Objective: Western Sydney Local Health District (WSLHD) measured the utility and validity of rapid molecular point-of-care testing (POCT) in aged care facilities (ACFs) experiencing influenza-like illness (ILI) outbreaks against routine laboratory testing.
Methods: A descriptive epidemiological study into 82 respiratory outbreaks reported across 63 ACFs within WSLHD supporting approximately 6,500 residents aged ≥65 years and staffed by ∼6,500 employees, from 1 August 2018 to 31 December 2019.
Results: WSLHD Public Health Unit performed on-site testing at 27 ACF outbreaks (34%), while 53(66%) ACFs conducted only routine laboratory testing. The Xpert®Xpress Flu/RSV molecular PCR provided a sensitivity and specificity of 100%. Those with on-site testing, antiviral prophylaxis was prescribed at 75% of facilities within 24 hours of testing, as opposed to 32% of those using laboratory testing (p<0.01). There were 24 of 181 ACF residents hospitalised in the POCT group compared to 76 of 357 in the laboratory-only group (OR=0.57; p=0.02).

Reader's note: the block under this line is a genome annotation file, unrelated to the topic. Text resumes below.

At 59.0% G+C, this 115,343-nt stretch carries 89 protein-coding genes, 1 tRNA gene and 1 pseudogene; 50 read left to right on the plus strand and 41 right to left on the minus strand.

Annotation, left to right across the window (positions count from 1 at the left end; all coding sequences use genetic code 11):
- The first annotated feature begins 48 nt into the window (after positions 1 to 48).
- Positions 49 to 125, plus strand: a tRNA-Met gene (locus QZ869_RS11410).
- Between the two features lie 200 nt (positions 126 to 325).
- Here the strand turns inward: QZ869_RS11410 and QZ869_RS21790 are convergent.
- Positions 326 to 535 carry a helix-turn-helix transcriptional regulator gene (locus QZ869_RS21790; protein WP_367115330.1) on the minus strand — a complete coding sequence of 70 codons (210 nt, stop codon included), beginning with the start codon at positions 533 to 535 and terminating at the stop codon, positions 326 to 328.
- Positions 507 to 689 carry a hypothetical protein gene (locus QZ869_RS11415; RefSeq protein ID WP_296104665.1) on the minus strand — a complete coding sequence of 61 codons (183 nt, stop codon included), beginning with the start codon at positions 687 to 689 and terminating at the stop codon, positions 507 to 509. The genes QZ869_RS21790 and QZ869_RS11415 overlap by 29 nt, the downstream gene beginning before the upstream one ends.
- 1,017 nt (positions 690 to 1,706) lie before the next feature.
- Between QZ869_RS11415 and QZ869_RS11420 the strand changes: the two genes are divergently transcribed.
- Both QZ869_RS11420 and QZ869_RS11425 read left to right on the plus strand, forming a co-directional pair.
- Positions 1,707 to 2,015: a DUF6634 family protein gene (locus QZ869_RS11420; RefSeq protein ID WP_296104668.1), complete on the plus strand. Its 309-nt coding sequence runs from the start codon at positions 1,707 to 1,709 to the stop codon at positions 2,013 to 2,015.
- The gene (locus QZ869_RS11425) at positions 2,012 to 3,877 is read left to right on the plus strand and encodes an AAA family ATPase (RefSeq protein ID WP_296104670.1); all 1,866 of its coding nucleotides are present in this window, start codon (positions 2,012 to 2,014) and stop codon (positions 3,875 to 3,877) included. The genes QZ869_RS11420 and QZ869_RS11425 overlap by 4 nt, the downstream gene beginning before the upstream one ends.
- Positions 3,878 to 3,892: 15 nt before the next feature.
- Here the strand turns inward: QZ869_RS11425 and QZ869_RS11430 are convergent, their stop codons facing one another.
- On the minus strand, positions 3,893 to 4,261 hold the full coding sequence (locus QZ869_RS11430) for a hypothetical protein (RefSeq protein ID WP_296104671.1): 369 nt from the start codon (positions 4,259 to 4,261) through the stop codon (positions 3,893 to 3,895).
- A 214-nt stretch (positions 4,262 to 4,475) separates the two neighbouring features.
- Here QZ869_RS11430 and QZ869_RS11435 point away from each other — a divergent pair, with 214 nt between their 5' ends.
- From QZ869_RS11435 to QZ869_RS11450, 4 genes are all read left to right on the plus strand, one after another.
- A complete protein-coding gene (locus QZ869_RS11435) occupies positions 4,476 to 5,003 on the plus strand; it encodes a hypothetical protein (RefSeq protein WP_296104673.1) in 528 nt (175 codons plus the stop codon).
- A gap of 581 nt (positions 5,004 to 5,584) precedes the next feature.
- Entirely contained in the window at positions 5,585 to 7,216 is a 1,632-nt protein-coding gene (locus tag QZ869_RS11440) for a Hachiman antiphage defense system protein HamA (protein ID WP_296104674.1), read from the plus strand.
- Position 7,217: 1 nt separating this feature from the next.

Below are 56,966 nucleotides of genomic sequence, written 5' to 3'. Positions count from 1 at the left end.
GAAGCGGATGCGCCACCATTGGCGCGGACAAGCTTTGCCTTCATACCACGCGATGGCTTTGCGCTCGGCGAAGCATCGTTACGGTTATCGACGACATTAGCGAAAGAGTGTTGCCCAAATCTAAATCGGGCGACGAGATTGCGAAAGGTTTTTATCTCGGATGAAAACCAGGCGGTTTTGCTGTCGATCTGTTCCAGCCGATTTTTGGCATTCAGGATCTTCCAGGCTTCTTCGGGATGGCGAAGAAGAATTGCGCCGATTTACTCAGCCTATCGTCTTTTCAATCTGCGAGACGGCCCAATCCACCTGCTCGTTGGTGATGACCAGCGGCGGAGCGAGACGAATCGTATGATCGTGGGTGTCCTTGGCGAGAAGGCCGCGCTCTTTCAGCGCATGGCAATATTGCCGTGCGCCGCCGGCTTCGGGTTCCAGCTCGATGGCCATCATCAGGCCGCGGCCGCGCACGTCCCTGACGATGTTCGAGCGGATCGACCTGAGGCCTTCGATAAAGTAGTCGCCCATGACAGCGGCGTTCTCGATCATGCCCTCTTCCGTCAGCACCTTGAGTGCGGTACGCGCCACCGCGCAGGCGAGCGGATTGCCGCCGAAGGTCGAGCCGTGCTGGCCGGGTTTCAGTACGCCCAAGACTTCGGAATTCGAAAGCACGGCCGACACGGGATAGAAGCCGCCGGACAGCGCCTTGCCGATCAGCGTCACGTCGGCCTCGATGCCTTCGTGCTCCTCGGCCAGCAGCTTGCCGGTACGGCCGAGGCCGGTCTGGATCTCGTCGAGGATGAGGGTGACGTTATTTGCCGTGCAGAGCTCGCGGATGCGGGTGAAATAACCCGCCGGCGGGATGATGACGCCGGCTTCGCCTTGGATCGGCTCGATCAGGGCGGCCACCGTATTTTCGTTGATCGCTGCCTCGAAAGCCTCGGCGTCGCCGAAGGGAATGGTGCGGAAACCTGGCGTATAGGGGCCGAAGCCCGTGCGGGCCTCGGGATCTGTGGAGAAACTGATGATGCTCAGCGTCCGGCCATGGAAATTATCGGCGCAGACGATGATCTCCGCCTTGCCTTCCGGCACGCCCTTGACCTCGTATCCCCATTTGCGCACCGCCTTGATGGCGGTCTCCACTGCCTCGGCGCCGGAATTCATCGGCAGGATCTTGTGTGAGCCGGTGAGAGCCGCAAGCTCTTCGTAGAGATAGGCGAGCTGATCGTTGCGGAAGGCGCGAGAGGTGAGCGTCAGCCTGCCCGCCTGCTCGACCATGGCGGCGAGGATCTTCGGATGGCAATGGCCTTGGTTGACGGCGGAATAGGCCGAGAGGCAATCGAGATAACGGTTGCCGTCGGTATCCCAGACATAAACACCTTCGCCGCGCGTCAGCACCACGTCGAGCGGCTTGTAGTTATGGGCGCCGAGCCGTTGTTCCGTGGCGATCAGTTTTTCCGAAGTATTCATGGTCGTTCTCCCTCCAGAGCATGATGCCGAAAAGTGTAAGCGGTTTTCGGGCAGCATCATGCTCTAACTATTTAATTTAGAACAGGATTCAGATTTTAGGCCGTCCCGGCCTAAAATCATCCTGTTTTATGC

Conclusions: On-site ACF testing is reliable and practical for early identification of influenza, enabling timely use of antiviral treatment and prophylaxis, and was associated with decreased hospitalisation.
Public health implications: Enhanced respiratory surveillance and on-site testing should be strongly considered as part of routine management of respiratory outbreaks in ACFs and may reduce outbreak severity.
Keywords: aged care; influenza; point of care testing; public health; respiratory viruses.
© 2022 The Authors.